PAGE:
Later today, I am off to another music festival so thought I would get a blog out as there won’t be an opportunity until next week. Last night we went back down to the Swannery where Wagtails were the target. The birds were pretty determined to roost about 100yrds away from the ringing ride, which meant only a few were caught. Nevertheless, some are better than none! I mentioned before about colour ringed Pied Wagtails, there are three projects running in the UK focussing on identification of White Wagtail, particularly in autumn when young birds move through the UK. My first autumn of ringing was pretty much made up of Wagtails as that season we colour ringed about 700! Last year was a bit of a disaster as the autumn weather messed up our busiest few weeks but this year we have decided to start early to make sure we end up on a good season total. White aren’t coming through yet but its interesting to see birds in juvenile plumage before their post juvenile moult. We usually see them in October when birds are easier (although not easy) to assign to a race. The birds we were catching were almost certainly all Pieds though by looking at plumage you would struggle be sure. Here’s a photo of the ring sequences we are using. Every wagtail has a different combination but you get the idea.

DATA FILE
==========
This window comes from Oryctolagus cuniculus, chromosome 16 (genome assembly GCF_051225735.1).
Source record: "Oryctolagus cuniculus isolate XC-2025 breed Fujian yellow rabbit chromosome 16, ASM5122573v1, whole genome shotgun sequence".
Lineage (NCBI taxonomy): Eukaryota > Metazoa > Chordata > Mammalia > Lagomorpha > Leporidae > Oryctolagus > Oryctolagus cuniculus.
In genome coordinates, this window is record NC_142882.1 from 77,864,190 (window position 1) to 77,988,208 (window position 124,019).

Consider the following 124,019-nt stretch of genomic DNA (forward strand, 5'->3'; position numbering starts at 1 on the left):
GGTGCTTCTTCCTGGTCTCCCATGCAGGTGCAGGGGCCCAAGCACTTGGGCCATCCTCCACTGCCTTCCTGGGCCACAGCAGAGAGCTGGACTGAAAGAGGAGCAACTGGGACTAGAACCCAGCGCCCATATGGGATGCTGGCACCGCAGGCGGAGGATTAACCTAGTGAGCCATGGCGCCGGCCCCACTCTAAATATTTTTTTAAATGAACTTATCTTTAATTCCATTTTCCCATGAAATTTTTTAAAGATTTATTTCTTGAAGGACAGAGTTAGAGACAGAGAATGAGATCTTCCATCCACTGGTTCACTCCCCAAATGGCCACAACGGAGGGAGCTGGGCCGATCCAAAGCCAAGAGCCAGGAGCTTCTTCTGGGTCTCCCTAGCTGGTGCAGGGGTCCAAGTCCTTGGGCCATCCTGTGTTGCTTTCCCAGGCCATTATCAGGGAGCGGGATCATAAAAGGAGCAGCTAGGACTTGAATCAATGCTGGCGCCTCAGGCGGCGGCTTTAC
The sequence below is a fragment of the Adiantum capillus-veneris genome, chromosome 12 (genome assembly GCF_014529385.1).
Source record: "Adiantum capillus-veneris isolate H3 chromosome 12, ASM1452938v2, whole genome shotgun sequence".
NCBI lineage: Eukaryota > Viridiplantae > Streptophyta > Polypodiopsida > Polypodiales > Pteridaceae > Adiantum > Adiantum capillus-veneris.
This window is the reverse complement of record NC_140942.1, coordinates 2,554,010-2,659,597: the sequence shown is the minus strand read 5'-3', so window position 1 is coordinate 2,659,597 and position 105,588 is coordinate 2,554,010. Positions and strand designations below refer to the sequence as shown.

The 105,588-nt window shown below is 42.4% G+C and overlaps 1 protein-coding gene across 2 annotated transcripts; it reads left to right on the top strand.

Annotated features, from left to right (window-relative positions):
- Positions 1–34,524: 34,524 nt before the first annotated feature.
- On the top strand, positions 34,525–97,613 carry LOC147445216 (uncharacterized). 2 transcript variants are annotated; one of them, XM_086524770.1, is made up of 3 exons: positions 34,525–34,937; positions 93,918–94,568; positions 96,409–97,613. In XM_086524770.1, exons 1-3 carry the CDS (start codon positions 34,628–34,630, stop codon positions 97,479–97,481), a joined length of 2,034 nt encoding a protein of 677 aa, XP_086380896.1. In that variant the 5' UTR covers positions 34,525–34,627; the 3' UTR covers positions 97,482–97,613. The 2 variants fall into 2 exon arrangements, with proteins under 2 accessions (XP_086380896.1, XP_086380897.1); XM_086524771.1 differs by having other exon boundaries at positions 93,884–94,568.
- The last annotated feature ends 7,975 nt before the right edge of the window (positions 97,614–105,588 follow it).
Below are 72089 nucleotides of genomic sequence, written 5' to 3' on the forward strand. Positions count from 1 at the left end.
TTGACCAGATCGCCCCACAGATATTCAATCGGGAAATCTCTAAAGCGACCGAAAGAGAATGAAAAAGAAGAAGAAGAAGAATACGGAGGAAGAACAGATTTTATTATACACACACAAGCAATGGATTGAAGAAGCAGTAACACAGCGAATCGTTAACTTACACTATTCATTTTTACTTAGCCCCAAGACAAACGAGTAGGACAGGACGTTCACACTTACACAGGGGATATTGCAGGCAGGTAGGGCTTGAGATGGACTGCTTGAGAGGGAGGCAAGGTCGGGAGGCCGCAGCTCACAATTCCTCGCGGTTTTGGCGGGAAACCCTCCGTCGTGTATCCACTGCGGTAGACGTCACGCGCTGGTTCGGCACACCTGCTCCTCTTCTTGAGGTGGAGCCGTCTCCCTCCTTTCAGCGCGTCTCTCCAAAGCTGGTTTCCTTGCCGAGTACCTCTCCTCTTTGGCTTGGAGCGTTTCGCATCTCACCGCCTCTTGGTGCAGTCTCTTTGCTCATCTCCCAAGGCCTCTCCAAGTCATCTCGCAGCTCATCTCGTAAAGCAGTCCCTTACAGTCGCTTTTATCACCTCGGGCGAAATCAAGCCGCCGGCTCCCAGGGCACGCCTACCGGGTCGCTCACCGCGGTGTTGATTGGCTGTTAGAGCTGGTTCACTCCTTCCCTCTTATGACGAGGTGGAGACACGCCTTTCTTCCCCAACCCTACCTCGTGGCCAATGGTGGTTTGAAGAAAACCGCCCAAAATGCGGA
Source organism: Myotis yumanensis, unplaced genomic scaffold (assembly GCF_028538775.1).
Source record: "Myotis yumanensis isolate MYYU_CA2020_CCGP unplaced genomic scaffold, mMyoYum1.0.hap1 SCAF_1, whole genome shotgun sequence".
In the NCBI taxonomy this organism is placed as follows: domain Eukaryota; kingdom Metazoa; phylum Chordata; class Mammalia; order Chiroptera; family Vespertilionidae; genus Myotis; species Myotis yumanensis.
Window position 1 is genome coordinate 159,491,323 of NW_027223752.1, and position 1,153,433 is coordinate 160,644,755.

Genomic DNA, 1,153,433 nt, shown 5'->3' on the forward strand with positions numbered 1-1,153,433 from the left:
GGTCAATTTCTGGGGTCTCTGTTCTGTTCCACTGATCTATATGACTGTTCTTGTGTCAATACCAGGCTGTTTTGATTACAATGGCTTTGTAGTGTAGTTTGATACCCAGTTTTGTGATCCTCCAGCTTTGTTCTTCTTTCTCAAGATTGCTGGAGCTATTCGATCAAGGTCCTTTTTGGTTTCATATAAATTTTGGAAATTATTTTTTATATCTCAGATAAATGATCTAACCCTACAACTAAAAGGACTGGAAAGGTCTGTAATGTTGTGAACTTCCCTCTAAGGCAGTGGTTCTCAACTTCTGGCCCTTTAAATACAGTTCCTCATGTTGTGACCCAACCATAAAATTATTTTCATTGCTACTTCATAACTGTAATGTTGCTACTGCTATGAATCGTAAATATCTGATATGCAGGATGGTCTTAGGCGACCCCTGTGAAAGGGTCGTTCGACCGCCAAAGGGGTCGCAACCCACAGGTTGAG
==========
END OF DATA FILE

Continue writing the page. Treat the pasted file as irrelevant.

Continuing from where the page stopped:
Right leg. Two different (or could be some colour on some birds) colour rings.
Left Leg. Metal ring below a colour ring.
Whilst waiting for the wags to roost we stuck up a small net in the withies where a couple more Willow Warbler were caught and this little beauty. I haven’t seen many of these in the hand so was quite a pleasure. It is of course a Garden Warbler.
This morning we were back in the reed beds at the Swannery for the third morning in a row. Another 80 birds caught, mainly Sedge Warbler. Next week we are planning to blitz the place as we’ve just got about 500 rings courtesy of a grant. I suspect they won’t last long as we’ve ringed well over 200 birds in three days and the sedge season isn’t even in full swing!